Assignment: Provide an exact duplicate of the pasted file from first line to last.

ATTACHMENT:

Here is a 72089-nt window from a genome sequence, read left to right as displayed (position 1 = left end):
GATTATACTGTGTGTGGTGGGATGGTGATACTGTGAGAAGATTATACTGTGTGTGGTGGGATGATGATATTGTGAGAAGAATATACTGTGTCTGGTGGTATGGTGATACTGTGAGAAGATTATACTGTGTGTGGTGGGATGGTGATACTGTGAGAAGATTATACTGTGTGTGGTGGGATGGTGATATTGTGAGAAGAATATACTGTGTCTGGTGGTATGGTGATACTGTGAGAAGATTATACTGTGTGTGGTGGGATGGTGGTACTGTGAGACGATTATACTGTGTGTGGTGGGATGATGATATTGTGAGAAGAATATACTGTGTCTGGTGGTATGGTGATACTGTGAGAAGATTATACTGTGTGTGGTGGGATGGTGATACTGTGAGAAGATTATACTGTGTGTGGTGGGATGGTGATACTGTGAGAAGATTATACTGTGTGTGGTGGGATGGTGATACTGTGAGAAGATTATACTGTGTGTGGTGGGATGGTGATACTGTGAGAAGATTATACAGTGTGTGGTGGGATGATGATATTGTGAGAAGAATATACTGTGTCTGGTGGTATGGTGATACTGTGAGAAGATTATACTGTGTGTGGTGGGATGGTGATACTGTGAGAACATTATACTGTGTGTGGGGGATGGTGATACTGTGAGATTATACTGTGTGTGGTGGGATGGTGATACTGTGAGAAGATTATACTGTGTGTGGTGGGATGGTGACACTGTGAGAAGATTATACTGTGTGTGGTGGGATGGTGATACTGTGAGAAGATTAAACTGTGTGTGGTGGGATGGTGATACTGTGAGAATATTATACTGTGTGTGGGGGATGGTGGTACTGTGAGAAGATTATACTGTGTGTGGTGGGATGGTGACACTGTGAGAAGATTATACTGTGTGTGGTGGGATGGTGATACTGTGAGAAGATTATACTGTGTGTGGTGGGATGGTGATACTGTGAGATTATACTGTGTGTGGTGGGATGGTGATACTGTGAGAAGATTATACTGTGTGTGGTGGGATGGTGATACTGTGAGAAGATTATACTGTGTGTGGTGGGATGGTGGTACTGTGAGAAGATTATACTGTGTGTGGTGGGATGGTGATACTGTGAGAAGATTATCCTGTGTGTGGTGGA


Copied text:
Here is a 72089-nt window from a genome sequence, read left to right as displayed (position 1 = left end):
GATTATACTGTGTGTGGTGGGATGGTGATACTGTGAGAAGATTATACTGTGTGTGGTGGGATGATGATATTGTGAGAAGAATATACTGTGTCTGGTGGTATGGTGATACTGTGAGAAGATTATACTGTGTGTGGTGGGATGGTGATACTGTGAGAAGATTATACTGTGTGTGGTGGGATGGTGATATTGTGAGAAGAATATACTGTGTCTGGTGGTATGGTGATACTGTGAGAAGATTATACTGTGTGTGGTGGGATGGTGGTACTGTGAGACGATTATACTGTGTGTGGTGGGATGATGATATTGTGAGAAGAATATACTGTGTCTGGTGGTATGGTGATACTGTGAGAAGATTATACTGTGTGTGGTGGGATGGTGATACTGTGAGAAGATTATACTGTGTGTGGTGGGATGGTGATACTGTGAGAAGATTATACTGTGTGTGGTGGGATGGTGATACTGTGAGAAGATTATACTGTGTGTGGTGGGATGGTGATACTGTGAGAAGATTATACAGTGTGTGGTGGGATGATGATATTGTGAGAAGAATATACTGTGTCTGGTGGTATGGTGATACTGTGAGAAGATTATACTGTGTGTGGTGGGATGGTGATACTGTGAGAACATTATACTGTGTGTGGGGGATGGTGATACTGTGAGATTATACTGTGTGTGGTGGGATGGTGATACTGTGAGAAGATTATACTGTGTGTGGTGGGATGGTGACACTGTGAGAAGATTATACTGTGTGTGGTGGGATGGTGATACTGTGAGAAGATTAAACTGTGTGTGGTGGGATGGTGATACTGTGAGAATATTATACTGTGTGTGGGGGATGGTGGTACTGTGAGAAGATTATACTGTGTGTGGTGGGATGGTGACACTGTGAGAAGATTATACTGTGTGTGGTGGGATGGTGATACTGTGAGAAGATTATACTGTGTGTGGTGGGATGGTGATACTGTGAGATTATACTGTGTGTGGTGGGATGGTGATACTGTGAGAAGATTATACTGTGTGTGGTGGGATGGTGATACTGTGAGAAGATTATACTGTGTGTGGTGGGATGGTGGTACTGTGAGAAGATTATACTGTGTGTGGTGGGATGGTGATACTGTGAGAAGATTATCCTGTGTGTGGTGGA